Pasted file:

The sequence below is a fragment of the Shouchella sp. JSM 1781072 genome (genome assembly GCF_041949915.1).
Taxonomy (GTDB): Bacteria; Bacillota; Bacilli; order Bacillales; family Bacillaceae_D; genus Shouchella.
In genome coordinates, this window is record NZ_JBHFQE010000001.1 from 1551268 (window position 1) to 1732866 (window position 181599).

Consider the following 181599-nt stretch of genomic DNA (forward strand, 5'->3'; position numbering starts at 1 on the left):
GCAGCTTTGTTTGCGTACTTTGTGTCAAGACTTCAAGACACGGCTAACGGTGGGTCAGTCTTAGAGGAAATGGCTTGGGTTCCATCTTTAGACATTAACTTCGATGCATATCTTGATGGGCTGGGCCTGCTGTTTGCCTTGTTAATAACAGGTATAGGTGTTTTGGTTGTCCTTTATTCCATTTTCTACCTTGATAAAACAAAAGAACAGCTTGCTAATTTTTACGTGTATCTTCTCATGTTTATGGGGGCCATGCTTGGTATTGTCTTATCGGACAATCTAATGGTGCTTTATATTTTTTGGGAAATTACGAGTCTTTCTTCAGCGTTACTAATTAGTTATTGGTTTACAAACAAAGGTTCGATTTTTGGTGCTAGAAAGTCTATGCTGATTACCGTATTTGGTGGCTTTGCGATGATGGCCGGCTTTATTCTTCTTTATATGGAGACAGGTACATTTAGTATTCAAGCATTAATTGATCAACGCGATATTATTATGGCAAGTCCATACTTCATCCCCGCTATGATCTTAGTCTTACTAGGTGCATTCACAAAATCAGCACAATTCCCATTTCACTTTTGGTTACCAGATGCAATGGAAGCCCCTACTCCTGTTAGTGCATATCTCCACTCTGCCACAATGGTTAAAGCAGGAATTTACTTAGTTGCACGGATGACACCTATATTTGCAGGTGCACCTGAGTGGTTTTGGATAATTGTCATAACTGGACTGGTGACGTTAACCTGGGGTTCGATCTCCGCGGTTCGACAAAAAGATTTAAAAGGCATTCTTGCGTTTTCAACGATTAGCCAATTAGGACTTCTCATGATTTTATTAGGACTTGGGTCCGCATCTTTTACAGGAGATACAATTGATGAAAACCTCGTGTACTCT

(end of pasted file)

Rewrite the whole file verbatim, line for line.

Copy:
The sequence below is a fragment of the Shouchella sp. JSM 1781072 genome (genome assembly GCF_041949915.1).
Taxonomy (GTDB): Bacteria; Bacillota; Bacilli; order Bacillales; family Bacillaceae_D; genus Shouchella.
In genome coordinates, this window is record NZ_JBHFQE010000001.1 from 1551268 (window position 1) to 1732866 (window position 181599).

Consider the following 181599-nt stretch of genomic DNA (forward strand, 5'->3'; position numbering starts at 1 on the left):
GCAGCTTTGTTTGCGTACTTTGTGTCAAGACTTCAAGACACGGCTAACGGTGGGTCAGTCTTAGAGGAAATGGCTTGGGTTCCATCTTTAGACATTAACTTCGATGCATATCTTGATGGGCTGGGCCTGCTGTTTGCCTTGTTAATAACAGGTATAGGTGTTTTGGTTGTCCTTTATTCCATTTTCTACCTTGATAAAACAAAAGAACAGCTTGCTAATTTTTACGTGTATCTTCTCATGTTTATGGGGGCCATGCTTGGTATTGTCTTATCGGACAATCTAATGGTGCTTTATATTTTTTGGGAAATTACGAGTCTTTCTTCAGCGTTACTAATTAGTTATTGGTTTACAAACAAAGGTTCGATTTTTGGTGCTAGAAAGTCTATGCTGATTACCGTATTTGGTGGCTTTGCGATGATGGCCGGCTTTATTCTTCTTTATATGGAGACAGGTACATTTAGTATTCAAGCATTAATTGATCAACGCGATATTATTATGGCAAGTCCATACTTCATCCCCGCTATGATCTTAGTCTTACTAGGTGCATTCACAAAATCAGCACAATTCCCATTTCACTTTTGGTTACCAGATGCAATGGAAGCCCCTACTCCTGTTAGTGCATATCTCCACTCTGCCACAATGGTTAAAGCAGGAATTTACTTAGTTGCACGGATGACACCTATATTTGCAGGTGCACCTGAGTGGTTTTGGATAATTGTCATAACTGGACTGGTGACGTTAACCTGGGGTTCGATCTCCGCGGTTCGACAAAAAGATTTAAAAGGCATTCTTGCGTTTTCAACGATTAGCCAATTAGGACTTCTCATGATTTTATTAGGACTTGGGTCCGCATCTTTTACAGGAGATACAATTGATGAAAACCTCGTGTACTCT